Interview with Jennifer Kwon Dobbs




What are you reading currently?

I’m currently reading Stacey Waite’s The Lake Has No Saint (Tupelo Press 2010), some classic criticism on poetry and painting via J.D. McClatchy’s edited Poets and Painters (UC Press 1998) and sundry articles on globalization. Waite is a master of the sensual detail and an old acquaintance from our days at Pitt’s MFA Program, so it’s lovely to see her poems finally receiving a wider audience, which they’ve richly deserved!

Reading Douglas Kearney’s Black Automaton (Fence Books 2009) and his online interviews about visual poetics and Russian Futurism has encouraged me to return to that old question — poetry’s relationship with painting — in order to think about the movement of a central idea through distortion (e.g. writing on top of writing) and the page as a canvas of restless action.

And I’m slowly making my way through Negri and Hardt in order to grapple with my own deeply personal questions about identity as a feature of global capital, the self penetrated by networked services and the good enclosures of poetry to bring feeling to bodies where feeling has been drained and rerouted for other markets. In short, I am trying to write away from identity (that old argument) toward notions of the self that might disrupt hegemonic sentiments (e.g. orphan rescue).

What were some of your most alternative days jobs as an aspiring writer?

While living in Stillwater, OK, I worked in a gas station cleaning pumps and ringing up sales. My father was a steelworker before a heart attack forced him into early retirement. Opening up the Get N Go at 5:15 a.m. reminded me of his daylight schedule: warming up the truck; packing a lunch of bologna between Bilo white bread; wearing the same uniform everyday, yet alternating between two pairs of “work pants” (one pair always in the wash).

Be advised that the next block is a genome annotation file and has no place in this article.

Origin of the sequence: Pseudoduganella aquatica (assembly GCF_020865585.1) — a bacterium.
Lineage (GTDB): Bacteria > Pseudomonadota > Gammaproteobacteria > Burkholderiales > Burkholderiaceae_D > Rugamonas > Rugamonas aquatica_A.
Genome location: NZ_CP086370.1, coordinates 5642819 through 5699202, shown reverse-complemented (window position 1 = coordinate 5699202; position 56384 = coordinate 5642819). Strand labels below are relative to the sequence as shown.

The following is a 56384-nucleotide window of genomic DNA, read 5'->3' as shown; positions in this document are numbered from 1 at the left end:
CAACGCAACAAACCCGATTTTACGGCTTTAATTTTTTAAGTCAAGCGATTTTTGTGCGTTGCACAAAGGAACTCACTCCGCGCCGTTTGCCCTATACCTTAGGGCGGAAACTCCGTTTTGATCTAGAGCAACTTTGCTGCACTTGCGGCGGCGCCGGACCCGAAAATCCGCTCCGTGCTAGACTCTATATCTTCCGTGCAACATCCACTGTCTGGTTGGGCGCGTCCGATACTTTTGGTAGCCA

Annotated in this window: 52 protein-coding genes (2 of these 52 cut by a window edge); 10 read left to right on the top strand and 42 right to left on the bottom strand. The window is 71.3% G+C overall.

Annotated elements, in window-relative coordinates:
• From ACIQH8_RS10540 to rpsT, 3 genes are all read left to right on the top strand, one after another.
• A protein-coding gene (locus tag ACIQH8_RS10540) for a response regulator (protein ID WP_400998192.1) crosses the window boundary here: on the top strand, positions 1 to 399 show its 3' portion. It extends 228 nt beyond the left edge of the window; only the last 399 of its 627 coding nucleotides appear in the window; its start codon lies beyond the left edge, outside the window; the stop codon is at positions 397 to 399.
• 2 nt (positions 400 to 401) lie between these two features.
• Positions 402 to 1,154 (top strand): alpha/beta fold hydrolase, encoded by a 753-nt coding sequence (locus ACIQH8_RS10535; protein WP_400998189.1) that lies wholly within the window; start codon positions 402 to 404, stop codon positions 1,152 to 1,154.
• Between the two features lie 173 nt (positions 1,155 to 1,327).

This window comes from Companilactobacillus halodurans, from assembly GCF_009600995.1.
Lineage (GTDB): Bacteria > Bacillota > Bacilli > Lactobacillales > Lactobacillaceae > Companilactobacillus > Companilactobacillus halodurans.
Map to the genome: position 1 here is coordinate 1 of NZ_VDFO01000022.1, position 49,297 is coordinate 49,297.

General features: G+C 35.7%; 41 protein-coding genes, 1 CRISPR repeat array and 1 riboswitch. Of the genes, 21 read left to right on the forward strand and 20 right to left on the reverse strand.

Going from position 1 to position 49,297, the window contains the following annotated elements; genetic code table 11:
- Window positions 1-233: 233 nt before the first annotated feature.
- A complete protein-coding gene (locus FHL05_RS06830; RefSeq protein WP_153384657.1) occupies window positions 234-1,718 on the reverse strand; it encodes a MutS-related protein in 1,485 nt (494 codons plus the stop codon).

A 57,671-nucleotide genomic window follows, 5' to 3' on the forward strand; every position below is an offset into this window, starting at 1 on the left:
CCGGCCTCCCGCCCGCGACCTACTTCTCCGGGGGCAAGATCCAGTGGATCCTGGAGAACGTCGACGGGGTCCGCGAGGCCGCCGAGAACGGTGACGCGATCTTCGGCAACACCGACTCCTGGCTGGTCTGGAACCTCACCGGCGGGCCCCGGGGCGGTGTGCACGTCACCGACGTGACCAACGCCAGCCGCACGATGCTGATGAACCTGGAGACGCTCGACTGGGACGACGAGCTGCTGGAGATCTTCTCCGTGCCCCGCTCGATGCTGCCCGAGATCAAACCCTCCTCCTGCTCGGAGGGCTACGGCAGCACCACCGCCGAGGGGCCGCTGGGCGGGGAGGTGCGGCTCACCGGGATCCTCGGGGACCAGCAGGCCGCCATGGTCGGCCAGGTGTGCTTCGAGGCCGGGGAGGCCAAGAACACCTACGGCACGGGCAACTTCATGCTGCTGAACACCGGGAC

I learned from my father and from this job how a body makes due despite strain, but in the end, any job entails gifts of the body that no job can adequately pay back. A worker wants respect in the moment of transaction — the work of her/his body in exchange for currency — not pity nor pittance, and pride in one’s work goes a long way toward getting from one shift to another. I think of the work I currently do with my hands — typing, flipping pages, etc. I’m not behind a register, but still, I keep regular hours.

Do you have any special projects in the works?

Currently, I’m working on a collection of essays with the Korean Unwed Moms and Families Association, focusing on their life stories and realities with generous assistance from the Korean Unwed Mothers Support Network. It’s a book that I’ve researched for the past 2 years in the U.S. and Korea. 89 percent of Korean children available for domestic and overseas adoption come from unwed mothers who want to keep their children but who suffer cultural stigma and who are caught up in a institutionalized system privileging adoption over family preservation.